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Old 12-08-2006, 10:21 AM   #1 (permalink)
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Default A Terabyte of Data on a Regular DVD...

"This is the promise of the 3-D Optical Data Storage system developed at the University of Central Florida (UCF). This technology allows to record and store at least 1,000 GB of data on multiple layers of a single disc. The system uses lasers to compact large amounts of information onto a DVD and the process involves shooting two different wavelengths of light onto the recording surface. By using several layers, this technique will increase the storage capacity of a standard DVD to more than a terabyte."

http://www.shoutwire.com/viewstory/4...A_Regular_DVD_

...pretty insane...
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Old 12-08-2006, 10:47 AM   #2 (permalink)
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Pretty cool,I always though 4GB is not enough :P
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Old 12-09-2006, 01:35 AM   #3 (permalink)
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So will current DVD players be able to read this? If so, that spells the death of Blu-Ray and HD-DVD
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Old 12-09-2006, 02:10 AM   #4 (permalink)
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Quote:
Originally posted by Dexaroni
So will current DVD players be able to read this?
No.
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Old 12-09-2006, 04:14 AM   #5 (permalink)
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No, it needs the multiple coloured lasers.

Also, do you mean "regular dvd"? I wouldnt have thought that a regular one would be able to do this, and that you would need dvds designed for the job...?
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Old 12-09-2006, 09:12 AM   #6 (permalink)
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yeah, this isn't exactly a regular DVD.

anyway; the idea of blue ray is that a blue laser has a smaller wavelength, so it uses less space to read and write data on the disk.

This is the newer technique:
Quote:
The process involves shooting two different wavelengths of light onto the recording surface. The use of two lasers creates a very specific image that is sharper than what current techniques can render. Depending on the color (wavelength) of the light, information is written onto a disk. The information is highly compacted, so the disk isn't much thicker. It's like a typical DVD.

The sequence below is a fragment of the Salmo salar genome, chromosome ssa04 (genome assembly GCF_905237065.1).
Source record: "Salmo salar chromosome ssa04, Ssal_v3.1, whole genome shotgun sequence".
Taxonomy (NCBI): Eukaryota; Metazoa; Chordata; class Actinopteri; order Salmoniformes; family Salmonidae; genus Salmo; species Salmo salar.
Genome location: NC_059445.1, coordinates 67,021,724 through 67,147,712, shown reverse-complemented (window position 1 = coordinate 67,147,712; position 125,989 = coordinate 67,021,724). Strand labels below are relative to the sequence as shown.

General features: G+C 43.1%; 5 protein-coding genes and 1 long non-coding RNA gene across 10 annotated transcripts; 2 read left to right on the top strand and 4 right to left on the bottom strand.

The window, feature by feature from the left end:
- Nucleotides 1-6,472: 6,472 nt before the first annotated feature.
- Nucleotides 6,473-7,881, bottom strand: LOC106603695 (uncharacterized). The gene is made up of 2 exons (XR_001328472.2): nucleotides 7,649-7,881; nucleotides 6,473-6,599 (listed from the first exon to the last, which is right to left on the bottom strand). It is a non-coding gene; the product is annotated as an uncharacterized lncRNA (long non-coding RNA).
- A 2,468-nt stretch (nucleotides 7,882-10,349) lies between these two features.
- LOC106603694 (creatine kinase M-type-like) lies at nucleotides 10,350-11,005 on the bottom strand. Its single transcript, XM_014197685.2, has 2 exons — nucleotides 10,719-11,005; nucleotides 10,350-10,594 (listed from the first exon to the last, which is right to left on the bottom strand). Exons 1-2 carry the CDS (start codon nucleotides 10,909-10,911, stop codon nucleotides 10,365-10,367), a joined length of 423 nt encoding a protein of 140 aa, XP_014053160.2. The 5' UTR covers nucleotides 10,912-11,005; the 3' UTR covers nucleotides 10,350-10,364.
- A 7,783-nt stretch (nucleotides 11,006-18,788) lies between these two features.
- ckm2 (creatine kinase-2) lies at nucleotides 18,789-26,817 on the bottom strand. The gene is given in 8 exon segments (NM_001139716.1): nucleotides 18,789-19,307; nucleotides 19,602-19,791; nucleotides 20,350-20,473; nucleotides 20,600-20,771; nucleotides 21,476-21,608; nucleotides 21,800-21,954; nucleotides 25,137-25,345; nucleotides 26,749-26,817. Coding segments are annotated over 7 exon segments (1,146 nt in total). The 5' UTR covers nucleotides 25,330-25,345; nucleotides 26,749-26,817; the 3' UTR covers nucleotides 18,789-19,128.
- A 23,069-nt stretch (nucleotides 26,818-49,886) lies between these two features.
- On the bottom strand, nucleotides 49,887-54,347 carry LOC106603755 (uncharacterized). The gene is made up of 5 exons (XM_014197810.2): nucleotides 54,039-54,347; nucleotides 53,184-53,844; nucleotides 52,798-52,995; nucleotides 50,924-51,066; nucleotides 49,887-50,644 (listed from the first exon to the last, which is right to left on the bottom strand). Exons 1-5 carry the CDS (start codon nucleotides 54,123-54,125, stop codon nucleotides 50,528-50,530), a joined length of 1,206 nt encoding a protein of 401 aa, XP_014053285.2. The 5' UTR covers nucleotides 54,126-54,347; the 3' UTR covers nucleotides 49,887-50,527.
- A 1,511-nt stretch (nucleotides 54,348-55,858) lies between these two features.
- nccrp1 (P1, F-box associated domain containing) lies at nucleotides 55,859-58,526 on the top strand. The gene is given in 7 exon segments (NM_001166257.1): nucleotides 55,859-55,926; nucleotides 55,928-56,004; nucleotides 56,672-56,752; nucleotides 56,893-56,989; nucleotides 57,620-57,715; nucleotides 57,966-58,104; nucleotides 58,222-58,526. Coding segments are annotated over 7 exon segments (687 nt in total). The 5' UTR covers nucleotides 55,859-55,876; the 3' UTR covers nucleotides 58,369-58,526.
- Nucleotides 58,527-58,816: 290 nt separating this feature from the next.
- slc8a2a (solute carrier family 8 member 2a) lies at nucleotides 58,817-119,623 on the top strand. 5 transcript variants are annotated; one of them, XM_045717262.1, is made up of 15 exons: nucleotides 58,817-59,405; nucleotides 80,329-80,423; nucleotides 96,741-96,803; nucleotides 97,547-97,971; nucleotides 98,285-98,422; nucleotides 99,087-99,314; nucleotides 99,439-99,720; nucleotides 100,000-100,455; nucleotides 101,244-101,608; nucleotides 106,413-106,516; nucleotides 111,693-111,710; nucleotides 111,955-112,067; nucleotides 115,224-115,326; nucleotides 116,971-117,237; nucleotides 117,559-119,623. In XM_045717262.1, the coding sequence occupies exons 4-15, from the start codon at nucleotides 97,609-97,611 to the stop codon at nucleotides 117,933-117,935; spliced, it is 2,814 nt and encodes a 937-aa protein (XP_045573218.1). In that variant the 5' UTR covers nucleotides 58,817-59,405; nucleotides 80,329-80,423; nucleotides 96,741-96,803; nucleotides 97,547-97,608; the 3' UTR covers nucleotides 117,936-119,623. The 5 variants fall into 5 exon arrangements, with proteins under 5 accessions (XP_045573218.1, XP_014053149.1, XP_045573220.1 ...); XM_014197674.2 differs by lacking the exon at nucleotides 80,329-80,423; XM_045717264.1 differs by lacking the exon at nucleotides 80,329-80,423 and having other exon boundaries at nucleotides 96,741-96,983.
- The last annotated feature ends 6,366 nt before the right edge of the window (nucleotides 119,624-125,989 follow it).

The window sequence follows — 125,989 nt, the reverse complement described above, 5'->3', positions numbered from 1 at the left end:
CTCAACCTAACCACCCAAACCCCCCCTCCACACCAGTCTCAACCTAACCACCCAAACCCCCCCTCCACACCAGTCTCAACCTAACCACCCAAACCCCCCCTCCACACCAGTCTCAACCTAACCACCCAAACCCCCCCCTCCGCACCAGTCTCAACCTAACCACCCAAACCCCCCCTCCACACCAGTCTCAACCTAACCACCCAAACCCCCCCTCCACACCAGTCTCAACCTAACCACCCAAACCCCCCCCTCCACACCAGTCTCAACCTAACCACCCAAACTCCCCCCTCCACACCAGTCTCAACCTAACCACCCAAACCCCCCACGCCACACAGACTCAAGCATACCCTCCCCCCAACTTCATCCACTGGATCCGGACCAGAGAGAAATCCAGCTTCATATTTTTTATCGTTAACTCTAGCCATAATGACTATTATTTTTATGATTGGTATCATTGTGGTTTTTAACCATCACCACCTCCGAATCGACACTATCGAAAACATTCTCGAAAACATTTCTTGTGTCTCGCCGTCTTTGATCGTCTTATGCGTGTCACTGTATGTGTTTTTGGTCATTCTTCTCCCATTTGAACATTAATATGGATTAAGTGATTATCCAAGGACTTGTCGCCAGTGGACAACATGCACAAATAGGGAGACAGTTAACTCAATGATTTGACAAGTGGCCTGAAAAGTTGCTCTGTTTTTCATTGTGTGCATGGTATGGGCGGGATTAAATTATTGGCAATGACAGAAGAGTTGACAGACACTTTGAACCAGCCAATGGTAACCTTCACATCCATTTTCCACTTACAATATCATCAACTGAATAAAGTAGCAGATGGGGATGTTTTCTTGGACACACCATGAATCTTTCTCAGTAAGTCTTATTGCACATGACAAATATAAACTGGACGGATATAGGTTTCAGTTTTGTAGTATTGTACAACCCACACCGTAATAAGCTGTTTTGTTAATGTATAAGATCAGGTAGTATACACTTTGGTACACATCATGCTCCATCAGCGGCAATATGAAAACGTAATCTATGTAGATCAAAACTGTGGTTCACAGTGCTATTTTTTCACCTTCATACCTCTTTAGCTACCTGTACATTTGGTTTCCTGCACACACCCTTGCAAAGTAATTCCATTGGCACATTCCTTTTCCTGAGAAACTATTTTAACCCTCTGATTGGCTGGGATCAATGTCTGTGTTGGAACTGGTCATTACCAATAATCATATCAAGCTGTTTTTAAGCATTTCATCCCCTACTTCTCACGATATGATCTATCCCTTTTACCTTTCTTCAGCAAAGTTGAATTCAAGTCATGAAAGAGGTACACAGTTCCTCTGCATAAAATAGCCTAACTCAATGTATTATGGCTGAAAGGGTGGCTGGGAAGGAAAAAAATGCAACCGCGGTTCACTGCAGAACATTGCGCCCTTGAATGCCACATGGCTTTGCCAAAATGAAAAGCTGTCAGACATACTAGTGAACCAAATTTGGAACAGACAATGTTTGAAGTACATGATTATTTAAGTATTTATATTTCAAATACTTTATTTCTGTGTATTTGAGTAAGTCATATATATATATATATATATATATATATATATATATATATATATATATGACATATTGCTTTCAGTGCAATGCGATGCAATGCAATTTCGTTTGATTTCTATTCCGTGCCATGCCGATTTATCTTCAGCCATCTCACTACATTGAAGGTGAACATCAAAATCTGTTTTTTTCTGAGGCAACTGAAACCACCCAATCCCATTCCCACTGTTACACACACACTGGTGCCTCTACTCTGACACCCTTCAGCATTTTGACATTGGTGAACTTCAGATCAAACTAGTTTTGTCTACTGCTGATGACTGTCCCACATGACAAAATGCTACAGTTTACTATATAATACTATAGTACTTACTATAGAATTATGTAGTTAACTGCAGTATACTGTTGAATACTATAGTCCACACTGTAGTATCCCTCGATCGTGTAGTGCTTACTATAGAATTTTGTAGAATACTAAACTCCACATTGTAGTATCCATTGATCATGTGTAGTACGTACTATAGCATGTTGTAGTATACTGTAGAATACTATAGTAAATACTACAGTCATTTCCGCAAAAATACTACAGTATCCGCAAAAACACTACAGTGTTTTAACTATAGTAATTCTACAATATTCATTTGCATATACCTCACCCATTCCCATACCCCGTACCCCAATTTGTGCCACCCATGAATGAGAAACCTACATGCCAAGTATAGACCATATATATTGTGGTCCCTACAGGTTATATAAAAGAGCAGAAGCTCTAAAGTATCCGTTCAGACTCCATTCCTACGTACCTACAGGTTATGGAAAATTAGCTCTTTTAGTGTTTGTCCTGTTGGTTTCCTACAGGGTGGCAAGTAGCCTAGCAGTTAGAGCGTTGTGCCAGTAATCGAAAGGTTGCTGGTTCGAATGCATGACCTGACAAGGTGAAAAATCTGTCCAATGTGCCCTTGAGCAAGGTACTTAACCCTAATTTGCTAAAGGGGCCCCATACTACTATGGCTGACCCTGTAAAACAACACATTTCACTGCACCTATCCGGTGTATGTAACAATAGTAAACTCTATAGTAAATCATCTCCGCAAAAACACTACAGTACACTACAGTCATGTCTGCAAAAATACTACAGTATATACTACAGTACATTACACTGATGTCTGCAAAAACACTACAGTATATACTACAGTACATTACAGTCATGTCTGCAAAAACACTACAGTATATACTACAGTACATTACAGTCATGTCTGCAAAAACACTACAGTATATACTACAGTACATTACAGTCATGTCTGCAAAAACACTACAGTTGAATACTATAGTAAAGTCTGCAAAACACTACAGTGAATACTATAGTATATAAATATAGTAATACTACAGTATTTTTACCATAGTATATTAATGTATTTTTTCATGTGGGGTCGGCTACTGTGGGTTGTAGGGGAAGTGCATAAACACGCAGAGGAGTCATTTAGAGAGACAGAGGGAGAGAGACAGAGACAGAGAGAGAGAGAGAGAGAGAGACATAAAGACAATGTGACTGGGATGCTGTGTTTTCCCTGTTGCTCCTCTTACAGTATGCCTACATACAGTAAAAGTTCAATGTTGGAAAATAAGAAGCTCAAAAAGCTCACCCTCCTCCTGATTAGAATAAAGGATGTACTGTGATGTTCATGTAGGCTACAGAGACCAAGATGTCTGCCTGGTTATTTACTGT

The challenge scientists faced for years was that light is also used to read the information. The light couldn't distinguish between reading and writing, so it would destroy the recorded information. Belfield's team developed a way to use light tuned to specific colors or wavelengths to allow information that a user wants to keep to stay intact.
It won't compete with blue-ray. At least not yet; it'll be at least a few years before it reaches the market, if it even does at all.
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Old 12-09-2006, 07:25 PM   #7 (permalink)
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BTW, I saw a Blu-Ray DVD writer for a PC in the Future Shop flyer (Best Buy to you Americans), and it costed $600. Writes in 4X. Watch for a 16X Blu-Ray for $300 in 2 years.


Here is the link to it:
http://www.futureshop.ca/catalog/pro...0082098&catid=

Hey, for $200 more, you can get Sony over LG. Or as I would say, a bad battery over a good battery
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Old 12-10-2006, 01:37 AM   #8 (permalink)
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Quote:
Originally posted by talldude123
BTW, I saw a Blu-Ray DVD writer for a PC in the Future Shop flyer (Best Buy to you Americans), and it costed $600. Writes in 4X. Watch for a 16X Blu-Ray for $300 in 2 years.


Here is the link to it:
http://www.futureshop.ca/catalog/pro...0082098&catid=

Hey, for $200 more, you can get Sony over LG. Or as I would say, a bad battery over a good battery
In 2 years, people will be laughing at Blu-Ray and HD-DVD.

Also, those drives don't have batteries.
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